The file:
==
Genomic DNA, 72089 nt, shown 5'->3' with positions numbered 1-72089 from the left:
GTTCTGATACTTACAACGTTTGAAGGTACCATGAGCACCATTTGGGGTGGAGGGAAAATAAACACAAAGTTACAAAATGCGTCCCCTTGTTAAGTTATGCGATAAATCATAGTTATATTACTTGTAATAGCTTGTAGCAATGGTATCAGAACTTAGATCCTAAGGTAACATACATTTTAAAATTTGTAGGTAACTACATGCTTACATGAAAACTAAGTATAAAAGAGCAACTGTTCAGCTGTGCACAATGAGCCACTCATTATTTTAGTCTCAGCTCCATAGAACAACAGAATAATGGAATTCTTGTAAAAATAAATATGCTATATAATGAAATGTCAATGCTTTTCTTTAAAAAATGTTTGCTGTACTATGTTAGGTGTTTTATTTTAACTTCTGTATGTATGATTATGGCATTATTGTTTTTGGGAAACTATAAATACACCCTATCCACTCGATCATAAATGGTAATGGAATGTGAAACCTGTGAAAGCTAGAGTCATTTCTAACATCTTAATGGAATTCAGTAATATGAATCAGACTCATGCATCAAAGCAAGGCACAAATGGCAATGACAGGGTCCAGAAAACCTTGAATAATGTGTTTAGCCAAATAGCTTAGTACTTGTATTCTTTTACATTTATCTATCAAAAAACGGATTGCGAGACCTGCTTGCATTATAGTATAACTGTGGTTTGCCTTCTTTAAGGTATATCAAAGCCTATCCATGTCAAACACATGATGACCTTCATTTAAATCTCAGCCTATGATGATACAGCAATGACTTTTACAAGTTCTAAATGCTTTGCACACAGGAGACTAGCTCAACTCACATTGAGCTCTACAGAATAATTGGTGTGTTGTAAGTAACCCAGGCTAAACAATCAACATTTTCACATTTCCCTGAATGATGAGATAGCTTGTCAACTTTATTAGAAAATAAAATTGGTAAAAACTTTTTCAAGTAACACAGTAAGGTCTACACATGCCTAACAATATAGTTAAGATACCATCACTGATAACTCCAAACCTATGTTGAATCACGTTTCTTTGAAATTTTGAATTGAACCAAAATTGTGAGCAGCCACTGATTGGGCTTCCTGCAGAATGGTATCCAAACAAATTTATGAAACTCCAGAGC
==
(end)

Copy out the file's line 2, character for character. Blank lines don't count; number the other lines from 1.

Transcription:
GTTCTGATACTTACAACGTTTGAAGGTACCATGAGCACCATTTGGGGTGGAGGGAAAATAAACACAAAGTTACAAAATGCGTCCCCTTGTTAAGTTATGCGATAAATCATAGTTATATTACTTGTAATAGCTTGTAGCAATGGTATCAGAACTTAGATCCTAAGGTAACATACATTTTAAAATTTGTAGGTAACTACATGCTTACATGAAAACTAAGTATAAAAGAGCAACTGTTCAGCTGTGCACAATGAGCCACTCATTATTTTAGTCTCAGCTCCATAGAACAACAGAATAATGGAATTCTTGTAAAAATAAATATGCTATATAATGAAATGTCAATGCTTTTCTTTAAAAAATGTTTGCTGTACTATGTTAGGTGTTTTATTTTAACTTCTGTATGTATGATTATGGCATTATTGTTTTTGGGAAACTATAAATACACCCTATCCACTCGATCATAAATGGTAATGGAATGTGAAACCTGTGAAAGCTAGAGTCATTTCTAACATCTTAATGGAATTCAGTAATATGAATCAGACTCATGCATCAAAGCAAGGCACAAATGGCAATGACAGGGTCCAGAAAACCTTGAATAATGTGTTTAGCCAAATAGCTTAGTACTTGTATTCTTTTACATTTATCTATCAAAAAACGGATTGCGAGACCTGCTTGCATTATAGTATAACTGTGGTTTGCCTTCTTTAAGGTATATCAAAGCCTATCCATGTCAAACACATGATGACCTTCATTTAAATCTCAGCCTATGATGATACAGCAATGACTTTTACAAGTTCTAAATGCTTTGCACACAGGAGACTAGCTCAACTCACATTGAGCTCTACAGAATAATTGGTGTGTTGTAAGTAACCCAGGCTAAACAATCAACATTTTCACATTTCCCTGAATGATGAGATAGCTTGTCAACTTTATTAGAAAATAAAATTGGTAAAAACTTTTTCAAGTAACACAGTAAGGTCTACACATGCCTAACAATATAGTTAAGATACCATCACTGATAACTCCAAACCTATGTTGAATCACGTTTCTTTGAAATTTTGAATTGAACCAAAATTGTGAGCAGCCACTGATTGGGCTTCCTGCAGAATGGTATCCAAACAAATTTATGAAACTCCAGAGC